Women’s Equality begins at Home
CHARITY BEGINS AT HOME
On Women’s Equality Day here is a quick check on where we stand concerning the much-sung song on the equal status of women in our society today. Women’s representation in politics, positions of leadership at work, contribution in various fields of advancement are often cited as examples in favour of their potential and talents. The fact that our people and society have to be reminded of women’s skills and potential itself indicates that something is not right. Why do we have to look beyond our homes to prove women’s worth? Why is it that we forget to celebrate our women at home every day for their sacrifice, hard work, talent and contribution?
"Charity begins at home” and we’d know women have won the war of oppression when they are acknowledged at their homes as equal partners and as decision-makers; when they no longer have to put themselves last in priority when it comes to nutrition and health; when they are no longer expected to stay behind when they wish to go out and work; when their unpaid service and role as caregivers is recognized as work.
Goal 5 of the Sustainable Development Goals (SDGs) – Gender Equality will be a distant dream unless the idea of women’s equality is localised. Every family and every community needs to recognise and identify women as individuals first. At an advocacy level, the idea of equality should not be limited to a right-based approach but as a basic necessity for every individual to live with dignity. Every family and community must make sure that the birth of their daughters is celebrated, their girls go to school and are not forced into early marriage, women are not forced to motherhood unless they and their bodies are prepared for it.
Localising equality would also need bringing stories of ordinary women and not just public figures to the fore, those who have broken stereotypes and have good for themselves and their families. Women from marginalised backgrounds who have improved their economic and social status by working as Uber drivers and conductors, working in MNCs, women who have become sports icons, are few examples.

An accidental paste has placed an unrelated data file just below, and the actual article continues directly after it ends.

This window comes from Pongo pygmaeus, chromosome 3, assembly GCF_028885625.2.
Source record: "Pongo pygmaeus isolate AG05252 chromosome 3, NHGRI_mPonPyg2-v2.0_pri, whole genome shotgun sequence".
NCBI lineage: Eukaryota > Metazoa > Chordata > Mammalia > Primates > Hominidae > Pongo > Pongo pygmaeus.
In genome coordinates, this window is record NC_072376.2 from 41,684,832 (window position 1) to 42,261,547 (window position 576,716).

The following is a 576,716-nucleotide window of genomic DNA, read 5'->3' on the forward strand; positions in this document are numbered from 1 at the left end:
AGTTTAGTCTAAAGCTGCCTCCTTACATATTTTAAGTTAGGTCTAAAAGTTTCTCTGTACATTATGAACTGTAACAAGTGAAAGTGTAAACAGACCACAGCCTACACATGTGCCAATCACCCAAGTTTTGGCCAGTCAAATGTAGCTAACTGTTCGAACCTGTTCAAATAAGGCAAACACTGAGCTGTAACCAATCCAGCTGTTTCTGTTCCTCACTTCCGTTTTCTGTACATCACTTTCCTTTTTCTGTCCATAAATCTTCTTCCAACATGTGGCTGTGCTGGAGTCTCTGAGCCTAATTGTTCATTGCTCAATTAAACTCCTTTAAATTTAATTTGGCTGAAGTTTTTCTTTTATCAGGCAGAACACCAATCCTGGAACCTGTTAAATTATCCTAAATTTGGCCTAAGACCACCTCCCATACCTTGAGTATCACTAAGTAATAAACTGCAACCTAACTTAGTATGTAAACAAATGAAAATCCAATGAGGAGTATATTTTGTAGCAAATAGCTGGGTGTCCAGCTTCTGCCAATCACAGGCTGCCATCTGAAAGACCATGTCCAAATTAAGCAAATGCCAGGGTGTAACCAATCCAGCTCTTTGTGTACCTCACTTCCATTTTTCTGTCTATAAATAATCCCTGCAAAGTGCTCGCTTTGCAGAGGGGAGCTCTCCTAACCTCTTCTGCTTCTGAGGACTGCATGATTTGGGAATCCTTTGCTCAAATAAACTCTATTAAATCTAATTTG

There is a need to make women heard and visible in every sphere - education, health, economy, security and social protection within the communities first. At United Way Bengaluru, scholarship programs STEM education and mentorship are designed especially for girls from underserved communities to encourage girls in higher education and technical subjects where they are often under-represented. Our rural livelihood interventions are designed in a way that women’s unpaid work and skills are turned into sources of livelihood. For example, livestock cattle rearing and tailoring have a huge potential to impact the livelihood and earning of women. Through training, guidance on running businesses and with some support, women in rural Karnataka have been supported to start livestock and tailoring businesses.
United Way Bengaluru’s Born Learning Campaign initiative with a primary goal to make quality and holistic learning and development accessible to Anganwadi Centre children, also reach out to adolescent girls, pregnant women, lactating women and mothers from the neighbouring communities and create awareness about health and nutrition, provide scholarship support to adolescent underprivileged girls and provide training on financial management to women.
Standing up for women should begin at our courtyard and communities will go a long way towards "inclusive and equitable” nation-building. Women must first be empowered in the private spaces of their households as equality begins at home.